This doesn’t mean you have to invest hundreds of thousands of dollars in technology. But you do need to offer modern computers, software and printing gear. One way to do this is through a device-as-a-service (DaaS) model where your business outsources its equipment purchasing and service needs. This can be more affordable over time, ensures you always have the most current and relevant equipment on hand and presents a progressive face to current and potential employees.
Offer Creative Benefits
If you can’t fight larger organizations for talent on their battlefield, create your own battlefield.
Today, you need to be extremely creative with the benefits you offer prospective employees because nearly 60 percent of people view benefits and perks as top considerations for accepting a job, and four in five prefer great benefits over pay raises, according to Glassdoor research.
Start out by helping employees advance their careers. When young people are just embarking on careers, they’re often open to beginning with smaller companies offering the training and experience they need to get to the next level. You can compete with larger companies here because most workers say their current employers do not offer learning, training or development, according to Udemy’s 2018 Millennials at Work report.
You can also compete with larger organizations by getting creative with how much time off you grant workers. Too many companies still ascribe to the idea that you give workers a week off and let them earn more time by sticking with you longer. Few modern workers have patience for that approach, especially with more large companies offering more competitive vacation packages.
Consider tearing a page from companies like Salesforce by offering paid time off each year for employees to “give back” through charitable programs. Look at providing generous parental leave as an option for young people thinking about having a family (Netflixreportedly offers one paid year of maternity and paternity leave to new parents). You might also think about borrowing REI’s “Yay Day”idea where employees are given two additional paid days off each year for outdoor activities on top of their regular vacation days.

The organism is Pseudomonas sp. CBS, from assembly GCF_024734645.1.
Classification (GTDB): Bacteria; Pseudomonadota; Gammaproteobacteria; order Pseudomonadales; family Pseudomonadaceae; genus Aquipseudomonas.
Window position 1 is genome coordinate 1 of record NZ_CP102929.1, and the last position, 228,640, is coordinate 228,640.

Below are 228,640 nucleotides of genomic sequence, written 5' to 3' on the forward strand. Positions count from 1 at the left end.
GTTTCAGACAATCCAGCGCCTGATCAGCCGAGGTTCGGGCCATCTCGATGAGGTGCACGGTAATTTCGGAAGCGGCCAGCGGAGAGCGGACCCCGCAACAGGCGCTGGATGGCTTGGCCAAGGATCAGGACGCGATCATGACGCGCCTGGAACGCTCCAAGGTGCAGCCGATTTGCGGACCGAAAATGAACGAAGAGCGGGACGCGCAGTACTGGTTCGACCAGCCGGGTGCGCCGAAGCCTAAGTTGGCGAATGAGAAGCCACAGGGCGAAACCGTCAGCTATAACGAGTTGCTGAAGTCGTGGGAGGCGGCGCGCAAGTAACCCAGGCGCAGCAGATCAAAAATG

Promote Your Culture
If you don’t have a fun corporate culture, you need to get one.
According to Deloitte, millennials are less impressed by the scale of a business, its age or the general buzz surrounding it. But having “positive energy,” is a big deal, which is why you’ll see many HR organizations today stressing their fun workforces and happy office environments.
Culture always starts from the top. You will need to think through how you want your company to be perceived and adopt characteristics aligned to that. If, for example, you want to be a cool and relaxed company, don’t show up at the office in a suit and tie. Similarly, if you plan to emphasize fun, think through ways to incorporate that into the office (if people go to the office). Whether it’s hosted “beer bashes,” ping pong tables, “bring-your-dog-to-work days” or biweekly massages, live the culture you portray with imaginative, morale-boosting perks.
To compete for talent today, small businesses must have plans of action – and execute them diligently if they want to win the war on procuring talent. It will take time and some investment. But, when done right, the payoff can be very rewarding for both employers and employees.